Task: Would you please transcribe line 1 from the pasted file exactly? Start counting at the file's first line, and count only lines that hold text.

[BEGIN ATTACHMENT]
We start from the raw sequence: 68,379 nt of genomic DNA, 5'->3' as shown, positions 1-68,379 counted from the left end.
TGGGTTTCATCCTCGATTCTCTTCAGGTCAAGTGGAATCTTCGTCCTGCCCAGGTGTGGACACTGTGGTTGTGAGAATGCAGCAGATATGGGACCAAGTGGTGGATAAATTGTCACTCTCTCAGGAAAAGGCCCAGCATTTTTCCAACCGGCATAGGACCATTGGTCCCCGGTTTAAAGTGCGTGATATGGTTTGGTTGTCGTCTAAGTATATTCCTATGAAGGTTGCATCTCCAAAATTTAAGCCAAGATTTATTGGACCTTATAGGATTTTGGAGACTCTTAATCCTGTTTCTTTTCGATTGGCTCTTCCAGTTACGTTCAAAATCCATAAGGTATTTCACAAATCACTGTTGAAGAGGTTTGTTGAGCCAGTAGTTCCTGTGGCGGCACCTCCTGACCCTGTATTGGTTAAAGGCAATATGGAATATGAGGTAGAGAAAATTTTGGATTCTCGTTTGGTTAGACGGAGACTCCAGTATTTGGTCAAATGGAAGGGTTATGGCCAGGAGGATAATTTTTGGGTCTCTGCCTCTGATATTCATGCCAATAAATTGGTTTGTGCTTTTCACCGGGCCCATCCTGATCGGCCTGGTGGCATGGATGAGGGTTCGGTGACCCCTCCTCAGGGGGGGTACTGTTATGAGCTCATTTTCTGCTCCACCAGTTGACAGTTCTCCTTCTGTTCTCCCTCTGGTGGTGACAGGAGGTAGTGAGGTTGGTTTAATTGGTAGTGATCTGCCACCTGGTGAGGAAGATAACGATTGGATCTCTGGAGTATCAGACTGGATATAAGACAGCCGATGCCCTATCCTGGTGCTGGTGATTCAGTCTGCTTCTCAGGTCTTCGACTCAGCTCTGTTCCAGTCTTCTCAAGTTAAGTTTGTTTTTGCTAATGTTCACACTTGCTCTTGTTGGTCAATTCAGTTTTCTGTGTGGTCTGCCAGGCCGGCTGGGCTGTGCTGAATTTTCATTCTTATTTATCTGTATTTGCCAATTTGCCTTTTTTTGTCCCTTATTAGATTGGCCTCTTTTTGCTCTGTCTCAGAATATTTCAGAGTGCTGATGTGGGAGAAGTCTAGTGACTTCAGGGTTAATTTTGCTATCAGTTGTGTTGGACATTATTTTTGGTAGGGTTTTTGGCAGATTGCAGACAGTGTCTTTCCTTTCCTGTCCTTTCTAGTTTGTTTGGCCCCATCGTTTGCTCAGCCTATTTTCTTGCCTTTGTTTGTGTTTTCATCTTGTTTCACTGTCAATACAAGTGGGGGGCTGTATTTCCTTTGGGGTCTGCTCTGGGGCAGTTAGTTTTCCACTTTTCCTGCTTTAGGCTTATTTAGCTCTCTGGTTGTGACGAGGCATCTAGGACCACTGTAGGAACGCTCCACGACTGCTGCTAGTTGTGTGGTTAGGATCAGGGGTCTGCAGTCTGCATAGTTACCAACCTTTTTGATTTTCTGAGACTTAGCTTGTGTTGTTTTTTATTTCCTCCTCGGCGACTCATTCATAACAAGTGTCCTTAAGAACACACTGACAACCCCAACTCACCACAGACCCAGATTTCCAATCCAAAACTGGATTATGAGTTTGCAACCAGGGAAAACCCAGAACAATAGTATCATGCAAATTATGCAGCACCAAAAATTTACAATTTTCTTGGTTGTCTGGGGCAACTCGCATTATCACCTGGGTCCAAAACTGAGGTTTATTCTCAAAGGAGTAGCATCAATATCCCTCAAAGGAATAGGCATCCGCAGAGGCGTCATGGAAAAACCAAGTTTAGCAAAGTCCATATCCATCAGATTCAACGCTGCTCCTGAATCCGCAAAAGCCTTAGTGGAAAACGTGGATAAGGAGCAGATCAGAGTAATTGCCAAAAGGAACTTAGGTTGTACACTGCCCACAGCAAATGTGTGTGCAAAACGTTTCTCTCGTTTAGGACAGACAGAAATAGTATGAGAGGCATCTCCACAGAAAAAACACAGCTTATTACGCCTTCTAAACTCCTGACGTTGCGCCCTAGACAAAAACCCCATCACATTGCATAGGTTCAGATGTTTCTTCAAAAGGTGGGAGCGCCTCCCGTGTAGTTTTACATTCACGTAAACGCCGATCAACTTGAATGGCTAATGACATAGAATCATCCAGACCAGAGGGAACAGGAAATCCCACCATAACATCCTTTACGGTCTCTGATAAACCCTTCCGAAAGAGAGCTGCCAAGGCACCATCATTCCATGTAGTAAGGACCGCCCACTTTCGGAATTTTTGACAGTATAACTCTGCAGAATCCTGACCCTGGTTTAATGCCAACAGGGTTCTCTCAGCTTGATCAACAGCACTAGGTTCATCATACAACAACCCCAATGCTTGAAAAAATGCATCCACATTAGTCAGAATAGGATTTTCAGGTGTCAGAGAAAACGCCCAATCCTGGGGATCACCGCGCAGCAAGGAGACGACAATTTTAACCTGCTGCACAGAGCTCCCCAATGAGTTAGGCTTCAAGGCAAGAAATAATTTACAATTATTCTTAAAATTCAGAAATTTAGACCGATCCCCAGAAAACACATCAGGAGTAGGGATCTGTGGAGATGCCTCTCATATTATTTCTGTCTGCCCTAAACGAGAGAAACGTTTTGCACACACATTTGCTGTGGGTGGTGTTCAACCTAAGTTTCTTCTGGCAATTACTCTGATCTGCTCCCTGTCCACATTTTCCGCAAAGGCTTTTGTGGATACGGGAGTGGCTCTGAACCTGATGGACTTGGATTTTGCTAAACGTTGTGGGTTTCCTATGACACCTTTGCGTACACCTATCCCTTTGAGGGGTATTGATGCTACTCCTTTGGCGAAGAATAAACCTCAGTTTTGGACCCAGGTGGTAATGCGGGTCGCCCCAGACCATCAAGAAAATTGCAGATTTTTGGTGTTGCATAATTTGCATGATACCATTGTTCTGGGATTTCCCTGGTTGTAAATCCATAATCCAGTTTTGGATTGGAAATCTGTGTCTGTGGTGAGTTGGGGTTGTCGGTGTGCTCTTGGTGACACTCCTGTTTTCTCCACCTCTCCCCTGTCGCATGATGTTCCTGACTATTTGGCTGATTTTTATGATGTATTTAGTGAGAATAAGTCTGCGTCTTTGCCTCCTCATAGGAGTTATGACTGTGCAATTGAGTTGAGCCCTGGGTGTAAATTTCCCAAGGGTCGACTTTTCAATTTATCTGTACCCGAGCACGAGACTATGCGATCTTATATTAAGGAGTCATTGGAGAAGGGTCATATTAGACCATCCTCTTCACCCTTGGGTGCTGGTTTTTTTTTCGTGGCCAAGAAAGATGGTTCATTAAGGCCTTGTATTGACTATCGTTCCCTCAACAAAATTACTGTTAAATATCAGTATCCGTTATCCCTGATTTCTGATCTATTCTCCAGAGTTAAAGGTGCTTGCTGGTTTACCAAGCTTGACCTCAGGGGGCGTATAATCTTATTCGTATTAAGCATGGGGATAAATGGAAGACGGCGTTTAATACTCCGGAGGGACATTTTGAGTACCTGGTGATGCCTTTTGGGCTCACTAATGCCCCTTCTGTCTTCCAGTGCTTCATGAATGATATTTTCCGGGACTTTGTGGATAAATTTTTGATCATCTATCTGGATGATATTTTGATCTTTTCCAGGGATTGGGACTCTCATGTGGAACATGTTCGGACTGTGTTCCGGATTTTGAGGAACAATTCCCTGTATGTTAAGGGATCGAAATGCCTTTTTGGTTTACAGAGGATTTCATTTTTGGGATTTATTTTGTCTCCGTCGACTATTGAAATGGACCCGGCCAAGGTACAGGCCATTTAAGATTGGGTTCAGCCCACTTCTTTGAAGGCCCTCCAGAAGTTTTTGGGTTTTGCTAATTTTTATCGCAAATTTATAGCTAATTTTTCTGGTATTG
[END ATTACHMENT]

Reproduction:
We start from the raw sequence: 68,379 nt of genomic DNA, 5'->3' as shown, positions 1-68,379 counted from the left end.